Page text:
MIT Technology Review

Biomedicine

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Genetically Modified Mice Could Be Tiny Landmine-Sniffing Heroes

Researchers have created mice that are 500 times more sensitive than usual to TNT. They could provide a cheap, fast way to find buried explosives.

Mapping Autism in the Developing Brain

Researchers will examine the brains of living fetuses to study the origins of mental disorders like autism.

Genome Editing

The ability to create primates with intentional mutations could provide powerful new ways to study complex and genetically baffling brain disorders.

Brain Mapping

A new map, a decade in the works, shows structures of the brain in far greater detail than ever before, providing neuroscientists with a guide to its immense complexity.

Stem-Cell Treatment for Blindness Moving Through Patient Testing

Advanced Cell Technology is testing a stem-cell treatment for blindness that could preserve vision and potentially reverse vision loss.

World Cup Mind-Control Demo Faces Deadlines, Critics

A Brazilian neuroscientist says brain-controlled robotics will let the paralyzed walk again.

The Revival of Cancer Immunotherapy

An old idea for treating cancer is yielding impressive results on cancer patients—and lots of attention from drug companies.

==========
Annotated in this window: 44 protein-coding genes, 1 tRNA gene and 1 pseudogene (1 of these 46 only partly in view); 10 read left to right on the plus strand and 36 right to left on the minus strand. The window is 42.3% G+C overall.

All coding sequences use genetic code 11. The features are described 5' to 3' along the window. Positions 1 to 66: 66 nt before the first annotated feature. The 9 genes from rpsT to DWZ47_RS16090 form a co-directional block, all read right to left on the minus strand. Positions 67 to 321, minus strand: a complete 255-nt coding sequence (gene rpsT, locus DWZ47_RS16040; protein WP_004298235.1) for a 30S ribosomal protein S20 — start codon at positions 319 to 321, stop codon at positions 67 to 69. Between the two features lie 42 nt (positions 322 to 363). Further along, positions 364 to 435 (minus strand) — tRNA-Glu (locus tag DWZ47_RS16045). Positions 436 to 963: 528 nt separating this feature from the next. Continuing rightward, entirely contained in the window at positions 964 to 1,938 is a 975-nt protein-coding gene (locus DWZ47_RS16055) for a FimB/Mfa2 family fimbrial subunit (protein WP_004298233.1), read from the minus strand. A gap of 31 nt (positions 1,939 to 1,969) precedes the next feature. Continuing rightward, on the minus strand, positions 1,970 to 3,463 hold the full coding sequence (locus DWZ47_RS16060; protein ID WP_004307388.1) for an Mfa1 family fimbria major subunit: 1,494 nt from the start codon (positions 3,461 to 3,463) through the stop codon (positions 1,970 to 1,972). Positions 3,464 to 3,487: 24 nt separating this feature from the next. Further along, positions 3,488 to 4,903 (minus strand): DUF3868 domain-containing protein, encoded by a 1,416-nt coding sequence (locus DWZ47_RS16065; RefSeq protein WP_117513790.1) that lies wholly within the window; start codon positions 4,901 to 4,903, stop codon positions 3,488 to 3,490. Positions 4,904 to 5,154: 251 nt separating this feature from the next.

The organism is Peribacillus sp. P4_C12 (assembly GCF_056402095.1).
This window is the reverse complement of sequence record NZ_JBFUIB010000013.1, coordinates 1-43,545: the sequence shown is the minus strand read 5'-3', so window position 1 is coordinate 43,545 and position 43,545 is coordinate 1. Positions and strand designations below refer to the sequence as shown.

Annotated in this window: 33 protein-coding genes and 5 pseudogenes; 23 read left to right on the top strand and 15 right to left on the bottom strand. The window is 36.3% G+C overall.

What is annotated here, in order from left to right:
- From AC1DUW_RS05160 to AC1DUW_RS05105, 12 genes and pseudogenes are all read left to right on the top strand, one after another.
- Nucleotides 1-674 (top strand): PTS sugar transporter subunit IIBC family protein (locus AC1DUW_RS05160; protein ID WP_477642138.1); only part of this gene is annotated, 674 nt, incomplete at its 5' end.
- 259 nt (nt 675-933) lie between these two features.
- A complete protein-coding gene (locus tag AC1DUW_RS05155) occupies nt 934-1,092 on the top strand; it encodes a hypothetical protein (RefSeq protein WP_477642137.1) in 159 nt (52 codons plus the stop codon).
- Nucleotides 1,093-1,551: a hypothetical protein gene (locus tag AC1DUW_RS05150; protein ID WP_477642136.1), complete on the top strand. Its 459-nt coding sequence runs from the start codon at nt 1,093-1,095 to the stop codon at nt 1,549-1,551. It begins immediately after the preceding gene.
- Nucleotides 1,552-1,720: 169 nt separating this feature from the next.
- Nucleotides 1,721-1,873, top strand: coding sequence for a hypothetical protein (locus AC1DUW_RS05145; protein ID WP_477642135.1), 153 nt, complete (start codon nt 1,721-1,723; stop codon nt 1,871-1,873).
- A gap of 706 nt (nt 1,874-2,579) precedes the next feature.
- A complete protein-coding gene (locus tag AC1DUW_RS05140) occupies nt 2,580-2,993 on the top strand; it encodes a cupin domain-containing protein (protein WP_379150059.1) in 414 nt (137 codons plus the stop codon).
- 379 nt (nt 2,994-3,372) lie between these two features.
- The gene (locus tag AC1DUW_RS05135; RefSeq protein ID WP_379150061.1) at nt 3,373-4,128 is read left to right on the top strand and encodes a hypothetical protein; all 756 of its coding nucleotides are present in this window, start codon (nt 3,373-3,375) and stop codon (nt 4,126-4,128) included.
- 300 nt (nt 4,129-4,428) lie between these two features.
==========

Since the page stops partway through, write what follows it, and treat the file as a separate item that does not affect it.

A Bandage That Senses Tremors, Delivers Drugs, and Keeps a Record

A flexible electronic skin patch has strain gauges to measure tremors, and heating elements to release drugs held inside nanoparticles.

Fatter Cows and Chickens from GM Crops

Biotech turns to DNA editing technology to engineer easier-to-digest plants for farm animals.

Microbes and Metabolites Fuel an Ambitious Aging Project

Craig Venter’s new company wants to improve human longevity by creating the world’s largest, most comprehensive database of genetic and physiological information.

Artificial Organs May Finally Get a Blood Supply

Artificial tissue has always lacked a key ingredient: blood vessels. A new 3-D printing technique seems poised to change that.